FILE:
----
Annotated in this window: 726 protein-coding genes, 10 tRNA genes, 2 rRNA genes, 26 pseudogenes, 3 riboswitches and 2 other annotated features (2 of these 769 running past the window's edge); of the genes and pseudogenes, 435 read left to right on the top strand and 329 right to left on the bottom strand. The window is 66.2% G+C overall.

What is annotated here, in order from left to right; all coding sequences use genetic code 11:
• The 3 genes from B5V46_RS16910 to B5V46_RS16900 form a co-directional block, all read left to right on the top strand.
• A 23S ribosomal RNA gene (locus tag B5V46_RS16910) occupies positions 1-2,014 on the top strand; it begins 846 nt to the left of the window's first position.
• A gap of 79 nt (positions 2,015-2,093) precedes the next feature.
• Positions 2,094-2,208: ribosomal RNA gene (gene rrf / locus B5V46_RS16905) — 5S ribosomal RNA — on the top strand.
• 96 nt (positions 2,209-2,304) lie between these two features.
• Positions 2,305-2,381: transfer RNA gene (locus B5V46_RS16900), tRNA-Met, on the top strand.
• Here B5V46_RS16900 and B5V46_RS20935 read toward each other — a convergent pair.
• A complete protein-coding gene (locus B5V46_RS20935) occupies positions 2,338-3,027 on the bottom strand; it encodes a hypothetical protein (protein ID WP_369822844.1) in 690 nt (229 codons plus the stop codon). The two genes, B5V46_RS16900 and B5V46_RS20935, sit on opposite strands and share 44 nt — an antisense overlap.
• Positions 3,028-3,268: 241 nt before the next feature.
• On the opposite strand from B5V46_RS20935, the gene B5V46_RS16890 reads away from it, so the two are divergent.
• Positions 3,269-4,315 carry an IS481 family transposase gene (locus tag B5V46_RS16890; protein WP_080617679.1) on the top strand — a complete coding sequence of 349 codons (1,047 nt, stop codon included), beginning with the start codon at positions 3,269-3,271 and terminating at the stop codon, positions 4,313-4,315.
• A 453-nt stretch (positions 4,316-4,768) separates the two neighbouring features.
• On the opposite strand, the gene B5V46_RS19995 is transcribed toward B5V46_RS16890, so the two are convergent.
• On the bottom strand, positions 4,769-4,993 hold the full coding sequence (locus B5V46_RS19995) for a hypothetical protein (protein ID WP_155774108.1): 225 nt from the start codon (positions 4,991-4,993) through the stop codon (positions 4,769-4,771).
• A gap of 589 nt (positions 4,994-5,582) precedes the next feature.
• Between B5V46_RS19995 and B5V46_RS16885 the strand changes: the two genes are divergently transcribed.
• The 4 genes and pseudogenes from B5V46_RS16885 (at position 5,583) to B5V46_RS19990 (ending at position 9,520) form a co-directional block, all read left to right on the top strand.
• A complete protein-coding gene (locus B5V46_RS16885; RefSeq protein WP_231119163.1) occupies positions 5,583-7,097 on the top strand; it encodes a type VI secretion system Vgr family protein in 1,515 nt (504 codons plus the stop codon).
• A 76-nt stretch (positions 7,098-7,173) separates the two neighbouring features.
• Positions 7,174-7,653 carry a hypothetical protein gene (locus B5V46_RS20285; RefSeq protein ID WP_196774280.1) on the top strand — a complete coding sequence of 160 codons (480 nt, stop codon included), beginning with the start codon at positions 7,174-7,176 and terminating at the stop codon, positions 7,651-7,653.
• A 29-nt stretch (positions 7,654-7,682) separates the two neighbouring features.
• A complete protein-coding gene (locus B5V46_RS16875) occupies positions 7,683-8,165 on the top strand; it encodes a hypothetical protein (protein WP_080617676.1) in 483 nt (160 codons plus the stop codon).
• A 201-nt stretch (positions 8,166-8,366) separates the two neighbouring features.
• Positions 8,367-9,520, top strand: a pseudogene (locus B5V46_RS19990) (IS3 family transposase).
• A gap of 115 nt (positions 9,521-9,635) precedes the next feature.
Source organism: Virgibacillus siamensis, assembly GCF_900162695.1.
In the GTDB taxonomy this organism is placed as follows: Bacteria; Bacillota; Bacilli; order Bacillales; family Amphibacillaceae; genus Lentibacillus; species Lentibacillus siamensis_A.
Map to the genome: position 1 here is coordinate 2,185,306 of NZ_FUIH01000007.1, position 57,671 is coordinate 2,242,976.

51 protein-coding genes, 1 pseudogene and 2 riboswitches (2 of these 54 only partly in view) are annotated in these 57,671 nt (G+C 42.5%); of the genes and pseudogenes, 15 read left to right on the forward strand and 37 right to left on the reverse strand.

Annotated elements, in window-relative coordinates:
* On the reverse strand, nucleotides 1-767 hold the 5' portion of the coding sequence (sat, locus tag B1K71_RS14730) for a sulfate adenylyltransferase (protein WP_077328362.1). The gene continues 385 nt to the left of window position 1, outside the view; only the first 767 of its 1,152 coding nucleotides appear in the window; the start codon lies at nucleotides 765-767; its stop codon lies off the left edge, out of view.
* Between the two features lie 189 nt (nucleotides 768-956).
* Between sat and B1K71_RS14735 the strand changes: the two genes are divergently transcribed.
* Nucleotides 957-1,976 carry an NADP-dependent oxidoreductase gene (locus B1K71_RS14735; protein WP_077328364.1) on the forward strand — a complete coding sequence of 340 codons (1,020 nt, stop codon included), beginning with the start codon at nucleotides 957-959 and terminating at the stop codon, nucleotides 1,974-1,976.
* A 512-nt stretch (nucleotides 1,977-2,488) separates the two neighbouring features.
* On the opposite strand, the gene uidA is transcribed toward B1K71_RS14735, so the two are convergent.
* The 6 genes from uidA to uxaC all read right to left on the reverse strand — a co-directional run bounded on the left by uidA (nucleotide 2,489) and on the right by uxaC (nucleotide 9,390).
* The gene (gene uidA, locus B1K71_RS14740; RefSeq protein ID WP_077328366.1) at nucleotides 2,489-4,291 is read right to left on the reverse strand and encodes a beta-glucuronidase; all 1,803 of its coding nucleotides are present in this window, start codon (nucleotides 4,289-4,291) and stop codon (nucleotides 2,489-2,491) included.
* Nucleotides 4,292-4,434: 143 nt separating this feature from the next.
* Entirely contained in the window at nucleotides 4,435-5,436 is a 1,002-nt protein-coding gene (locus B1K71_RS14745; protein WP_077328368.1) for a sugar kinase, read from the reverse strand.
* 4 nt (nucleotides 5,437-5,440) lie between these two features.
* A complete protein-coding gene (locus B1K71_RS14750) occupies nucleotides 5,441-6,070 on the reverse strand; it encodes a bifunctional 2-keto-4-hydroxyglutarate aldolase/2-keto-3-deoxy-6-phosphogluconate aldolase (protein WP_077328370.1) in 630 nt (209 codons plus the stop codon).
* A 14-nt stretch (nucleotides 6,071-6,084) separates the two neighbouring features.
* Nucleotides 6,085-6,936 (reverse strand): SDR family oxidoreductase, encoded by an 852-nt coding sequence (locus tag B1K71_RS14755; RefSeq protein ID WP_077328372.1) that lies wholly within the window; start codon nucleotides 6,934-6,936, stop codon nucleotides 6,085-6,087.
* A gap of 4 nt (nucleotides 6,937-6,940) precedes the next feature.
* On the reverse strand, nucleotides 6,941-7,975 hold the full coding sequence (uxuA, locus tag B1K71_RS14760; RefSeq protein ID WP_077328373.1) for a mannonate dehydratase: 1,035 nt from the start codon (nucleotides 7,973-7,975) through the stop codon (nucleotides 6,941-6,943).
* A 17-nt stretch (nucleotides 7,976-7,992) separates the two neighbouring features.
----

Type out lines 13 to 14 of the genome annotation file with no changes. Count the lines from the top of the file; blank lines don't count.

• Positions 3,269-4,315 carry an IS481 family transposase gene (locus tag B5V46_RS16890; protein WP_080617679.1) on the top strand — a complete coding sequence of 349 codons (1,047 nt, stop codon included), beginning with the start codon at positions 3,269-3,271 and terminating at the stop codon, positions 4,313-4,315.
• A 453-nt stretch (positions 4,316-4,768) separates the two neighbouring features.